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was not captured after retraction at launch. film analysis however showed that it did not rebound and contact the vehicle or contribute to the accident. post launch inspection of the hold down posts revealed that the kick spring assembles on four of the posts were missing. doe tailed analysis determined that the assemblies could not have been detached prior to t plus 850 milliseconds and were not a contributing factor to the smoke observed at liftoff. the next significant event was the development of the srb burn through plume. camera e-207 located about six miles north of the launch pad shows the growth of this plume. the first evidence of flame appeared on the right solid rocket booster at 58.788
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seconds. this occurred as the main engines had been throttled up and the srbs were increasing thrust. camera e-203 was located west of the launch site and gives an aft view. the exposure was set for the booster nozzle plumes. this graphic illustrates the location of the flare. the flare was located near the aft field join approximately 300 degrees circumferential which is consistent with the smoke emissions at liftoff. within half a second, the flame had grown into a continuous and well defined plume. at the same time, telemetry showed a divergence in pressure between the right and left srb. pressure in the right was lower as a result of the growing leak.
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the plume is seen here on the surface of the external tank and lower aft strut. at 62 seconds, the control system elements began to respond to the forces caused by the plume. as recorded on e-207 and e-204, the first visual indication that the plume penetrated the external tank was seen at 64.66 seconds as an abrupt change in the shape and color of the plume. this is an indication of hydrogen leaking from the external tank. at 64.705 seconds, a bright sustained glow developed between the orbiter and the external tank. slight changes in the hydrogen tank pressure data confirmed the leak 2.2 seconds later at 66.8 seconds when the lh-2 tank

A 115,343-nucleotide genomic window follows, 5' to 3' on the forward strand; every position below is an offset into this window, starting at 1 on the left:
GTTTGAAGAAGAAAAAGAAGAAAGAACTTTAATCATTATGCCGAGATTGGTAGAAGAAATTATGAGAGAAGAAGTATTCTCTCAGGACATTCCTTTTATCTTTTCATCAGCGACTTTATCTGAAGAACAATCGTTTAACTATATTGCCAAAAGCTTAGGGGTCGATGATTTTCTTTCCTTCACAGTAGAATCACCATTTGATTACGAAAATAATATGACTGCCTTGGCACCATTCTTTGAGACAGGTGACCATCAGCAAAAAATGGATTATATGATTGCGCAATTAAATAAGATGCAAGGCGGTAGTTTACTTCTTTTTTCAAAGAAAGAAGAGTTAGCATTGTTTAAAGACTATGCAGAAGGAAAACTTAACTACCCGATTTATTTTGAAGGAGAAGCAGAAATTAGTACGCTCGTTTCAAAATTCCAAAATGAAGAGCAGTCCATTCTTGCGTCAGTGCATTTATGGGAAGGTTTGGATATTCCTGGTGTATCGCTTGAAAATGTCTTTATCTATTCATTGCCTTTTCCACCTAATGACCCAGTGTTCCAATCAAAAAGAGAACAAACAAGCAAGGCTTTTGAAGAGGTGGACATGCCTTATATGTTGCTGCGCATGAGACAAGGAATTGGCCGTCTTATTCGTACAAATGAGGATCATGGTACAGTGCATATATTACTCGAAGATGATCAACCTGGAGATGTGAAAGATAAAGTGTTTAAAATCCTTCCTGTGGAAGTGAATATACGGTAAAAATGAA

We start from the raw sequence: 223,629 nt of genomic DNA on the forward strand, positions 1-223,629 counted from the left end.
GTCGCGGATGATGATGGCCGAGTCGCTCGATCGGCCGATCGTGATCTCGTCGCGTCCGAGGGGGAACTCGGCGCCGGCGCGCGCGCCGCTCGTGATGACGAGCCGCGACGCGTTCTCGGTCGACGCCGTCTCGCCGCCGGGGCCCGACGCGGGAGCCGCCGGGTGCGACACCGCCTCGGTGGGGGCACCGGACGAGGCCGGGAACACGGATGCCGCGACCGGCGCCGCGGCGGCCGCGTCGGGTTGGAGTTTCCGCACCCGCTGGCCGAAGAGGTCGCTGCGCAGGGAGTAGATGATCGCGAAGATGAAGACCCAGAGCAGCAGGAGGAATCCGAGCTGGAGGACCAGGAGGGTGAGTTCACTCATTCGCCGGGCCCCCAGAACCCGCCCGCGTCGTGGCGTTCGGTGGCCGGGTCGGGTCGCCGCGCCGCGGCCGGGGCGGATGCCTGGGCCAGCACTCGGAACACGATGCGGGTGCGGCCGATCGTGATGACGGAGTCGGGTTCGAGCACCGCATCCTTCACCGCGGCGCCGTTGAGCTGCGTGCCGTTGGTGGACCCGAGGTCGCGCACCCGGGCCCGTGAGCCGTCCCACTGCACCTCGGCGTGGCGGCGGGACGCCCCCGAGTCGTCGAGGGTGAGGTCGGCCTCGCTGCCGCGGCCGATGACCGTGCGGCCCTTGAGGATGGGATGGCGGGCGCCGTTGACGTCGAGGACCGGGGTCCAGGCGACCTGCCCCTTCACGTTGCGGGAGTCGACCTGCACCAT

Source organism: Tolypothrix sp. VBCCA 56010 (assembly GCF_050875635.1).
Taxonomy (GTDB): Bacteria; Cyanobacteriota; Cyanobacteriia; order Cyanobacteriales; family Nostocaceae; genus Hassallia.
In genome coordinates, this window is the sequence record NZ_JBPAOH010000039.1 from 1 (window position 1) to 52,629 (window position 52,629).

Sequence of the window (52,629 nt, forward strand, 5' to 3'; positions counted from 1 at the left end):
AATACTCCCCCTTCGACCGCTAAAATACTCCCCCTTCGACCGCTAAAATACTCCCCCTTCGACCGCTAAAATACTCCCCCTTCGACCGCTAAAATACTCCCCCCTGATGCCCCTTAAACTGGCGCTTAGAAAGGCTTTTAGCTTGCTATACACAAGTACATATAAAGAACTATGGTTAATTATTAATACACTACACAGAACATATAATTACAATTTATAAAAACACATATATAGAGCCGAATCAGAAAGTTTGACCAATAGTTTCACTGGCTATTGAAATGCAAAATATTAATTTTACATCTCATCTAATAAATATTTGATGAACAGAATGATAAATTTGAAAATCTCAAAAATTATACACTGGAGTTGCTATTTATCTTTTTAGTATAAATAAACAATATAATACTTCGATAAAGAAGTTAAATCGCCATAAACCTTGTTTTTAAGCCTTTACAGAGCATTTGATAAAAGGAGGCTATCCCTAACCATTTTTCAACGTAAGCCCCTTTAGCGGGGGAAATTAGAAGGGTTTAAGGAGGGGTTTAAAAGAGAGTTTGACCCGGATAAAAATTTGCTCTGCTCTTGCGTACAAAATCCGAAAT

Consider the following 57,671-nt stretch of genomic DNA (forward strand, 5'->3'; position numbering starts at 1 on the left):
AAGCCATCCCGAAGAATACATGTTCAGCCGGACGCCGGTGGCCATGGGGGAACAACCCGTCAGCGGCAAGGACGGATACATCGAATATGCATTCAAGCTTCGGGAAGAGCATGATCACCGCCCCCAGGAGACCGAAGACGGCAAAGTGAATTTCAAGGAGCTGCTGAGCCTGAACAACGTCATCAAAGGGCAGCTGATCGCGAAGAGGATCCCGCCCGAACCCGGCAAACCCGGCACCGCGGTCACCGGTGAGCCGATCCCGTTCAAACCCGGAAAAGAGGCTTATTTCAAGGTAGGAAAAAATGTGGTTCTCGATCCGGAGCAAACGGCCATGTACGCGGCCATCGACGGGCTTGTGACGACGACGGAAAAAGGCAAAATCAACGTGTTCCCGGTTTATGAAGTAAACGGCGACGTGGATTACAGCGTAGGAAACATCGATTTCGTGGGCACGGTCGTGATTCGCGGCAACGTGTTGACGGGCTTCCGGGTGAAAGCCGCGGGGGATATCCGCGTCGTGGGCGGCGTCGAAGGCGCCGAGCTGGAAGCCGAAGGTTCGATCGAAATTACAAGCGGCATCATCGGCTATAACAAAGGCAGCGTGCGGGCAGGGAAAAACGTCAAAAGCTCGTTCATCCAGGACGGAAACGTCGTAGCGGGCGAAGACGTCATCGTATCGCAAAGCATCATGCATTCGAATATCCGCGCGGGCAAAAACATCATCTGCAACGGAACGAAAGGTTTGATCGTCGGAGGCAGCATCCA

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pref pressurization could no longer maintain its rate. the pressure could no longer be maintained indicating leak path was growing rapidly. at 72.2 seconds, the guidance system showed that right srb motion diverged from the orbiter and left srb indicating the strut was severed or pulled loose. during this time frame, exaggerated staring command and control system responses registered in data. at approximately 73 seconds, both liquid hydrogen and liquid oxygen pressure to the main engines showed a significant drop. this was followed at 73.124 seconds by the appearance of a white pattern around the et aft region suggests tank structural